The hunger for yield, even if it means holding relatively illiquid assets, has been a big driver of money going into private equity, debt, forms of real estate and infrastructure.
The size of alternative asset classes such as private equity, infrastructure, real estate and hedge funds will expand by 60 per cent from now, reaching $17.16 trillion by 2025, according to Preqin, the research firm tracking the sector.
That rise equates to a compound annual growth rate of 9.8 per cent, the firm said.
The gain in asset size will be dominated by private equity and private debt, Preqin said, with assets expanding by 15.6 per cent and 11.4 per cent per annum, respectively. All other asset classes will expand by 5 per cent per annum or less.
Assuming that the predictions are borne out, the figures show how private equity and debt benefits from a perceived attractive illiquidity premium when compared with conventional listed equities or mainstream government bonds, for example. This attraction has been made more acute by the squeeze on listed equity yields, accentuated by ultra-low or even negative interest rates. Another driver is on the supply side, with a shift towards firms staying private for longer before floating on the stock market. (A question is, what could happen to private equity/debt yields if the influx of capital continues rapidly?)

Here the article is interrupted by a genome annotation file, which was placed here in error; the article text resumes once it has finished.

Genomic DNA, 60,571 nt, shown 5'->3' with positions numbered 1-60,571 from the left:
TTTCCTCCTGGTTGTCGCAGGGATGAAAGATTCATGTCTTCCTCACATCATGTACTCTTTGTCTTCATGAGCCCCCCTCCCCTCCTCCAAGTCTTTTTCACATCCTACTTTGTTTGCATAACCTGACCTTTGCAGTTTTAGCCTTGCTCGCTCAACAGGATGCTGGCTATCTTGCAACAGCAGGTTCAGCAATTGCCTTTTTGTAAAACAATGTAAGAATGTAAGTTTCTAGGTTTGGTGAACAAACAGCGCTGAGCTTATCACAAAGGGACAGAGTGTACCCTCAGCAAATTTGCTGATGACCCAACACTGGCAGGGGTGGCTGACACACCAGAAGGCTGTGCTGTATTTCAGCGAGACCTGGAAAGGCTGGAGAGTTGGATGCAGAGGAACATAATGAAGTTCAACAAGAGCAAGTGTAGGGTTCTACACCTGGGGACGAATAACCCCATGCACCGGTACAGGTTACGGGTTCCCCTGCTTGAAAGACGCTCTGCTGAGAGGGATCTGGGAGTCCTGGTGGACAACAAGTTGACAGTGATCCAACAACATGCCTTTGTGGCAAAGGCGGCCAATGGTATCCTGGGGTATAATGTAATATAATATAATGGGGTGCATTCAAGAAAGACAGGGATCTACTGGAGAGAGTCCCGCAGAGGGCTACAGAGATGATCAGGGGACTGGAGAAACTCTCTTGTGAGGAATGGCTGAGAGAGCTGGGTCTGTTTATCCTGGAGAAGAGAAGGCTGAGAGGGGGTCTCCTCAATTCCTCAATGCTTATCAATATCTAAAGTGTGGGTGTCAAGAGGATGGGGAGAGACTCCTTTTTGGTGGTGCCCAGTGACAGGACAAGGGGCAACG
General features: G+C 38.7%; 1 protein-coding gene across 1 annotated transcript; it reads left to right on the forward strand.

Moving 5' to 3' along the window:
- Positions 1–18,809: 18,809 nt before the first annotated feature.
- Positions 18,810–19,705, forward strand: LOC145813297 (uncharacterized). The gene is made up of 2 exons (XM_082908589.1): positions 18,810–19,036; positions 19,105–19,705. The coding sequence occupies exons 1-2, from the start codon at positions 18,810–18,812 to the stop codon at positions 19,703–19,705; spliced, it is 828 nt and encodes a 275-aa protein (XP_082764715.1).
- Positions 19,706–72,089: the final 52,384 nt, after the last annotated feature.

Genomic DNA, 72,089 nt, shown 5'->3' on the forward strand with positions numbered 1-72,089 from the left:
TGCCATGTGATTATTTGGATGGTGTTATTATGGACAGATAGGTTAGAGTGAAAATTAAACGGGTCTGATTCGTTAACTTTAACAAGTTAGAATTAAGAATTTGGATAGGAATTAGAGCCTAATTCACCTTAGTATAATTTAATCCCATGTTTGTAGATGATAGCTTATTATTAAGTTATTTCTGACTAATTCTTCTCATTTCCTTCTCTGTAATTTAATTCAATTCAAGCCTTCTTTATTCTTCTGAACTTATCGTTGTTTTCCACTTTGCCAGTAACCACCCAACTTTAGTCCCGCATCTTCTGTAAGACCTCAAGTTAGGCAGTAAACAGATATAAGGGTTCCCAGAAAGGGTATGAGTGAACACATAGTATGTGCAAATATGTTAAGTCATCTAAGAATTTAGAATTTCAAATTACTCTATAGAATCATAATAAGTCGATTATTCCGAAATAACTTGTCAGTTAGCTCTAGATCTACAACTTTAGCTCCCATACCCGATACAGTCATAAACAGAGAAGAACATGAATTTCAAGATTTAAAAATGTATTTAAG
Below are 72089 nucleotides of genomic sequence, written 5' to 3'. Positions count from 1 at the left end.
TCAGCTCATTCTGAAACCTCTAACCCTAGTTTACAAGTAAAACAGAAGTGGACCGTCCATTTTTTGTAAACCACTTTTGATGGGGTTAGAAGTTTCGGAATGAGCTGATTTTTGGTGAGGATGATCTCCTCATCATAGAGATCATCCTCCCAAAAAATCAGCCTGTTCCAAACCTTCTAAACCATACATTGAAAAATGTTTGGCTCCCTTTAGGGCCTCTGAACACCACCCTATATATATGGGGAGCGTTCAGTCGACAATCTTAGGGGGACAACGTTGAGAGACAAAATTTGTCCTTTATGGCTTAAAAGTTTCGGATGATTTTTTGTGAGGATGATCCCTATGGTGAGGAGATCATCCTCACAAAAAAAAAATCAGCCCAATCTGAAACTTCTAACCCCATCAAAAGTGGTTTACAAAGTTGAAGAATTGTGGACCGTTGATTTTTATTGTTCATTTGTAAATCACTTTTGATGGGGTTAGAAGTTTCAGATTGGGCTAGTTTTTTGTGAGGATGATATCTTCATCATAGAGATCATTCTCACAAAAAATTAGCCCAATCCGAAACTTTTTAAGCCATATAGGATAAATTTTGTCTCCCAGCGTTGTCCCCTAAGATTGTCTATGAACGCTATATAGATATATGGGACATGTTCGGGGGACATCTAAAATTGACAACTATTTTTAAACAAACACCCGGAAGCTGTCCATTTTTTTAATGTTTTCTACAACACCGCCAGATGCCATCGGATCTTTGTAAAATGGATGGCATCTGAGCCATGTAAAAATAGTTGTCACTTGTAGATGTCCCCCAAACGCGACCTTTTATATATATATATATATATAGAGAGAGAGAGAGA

The bulk of AuM growth in private markets is expected to take place in Asia-Pacific, where we predict that AUM will swell from $1.62 trillion in 2020 to $4.97 trillion in 2025. Private equity has not penetrated Asian markets as deeply as in the West, and Asia’s strong growth is also a driver, the report said.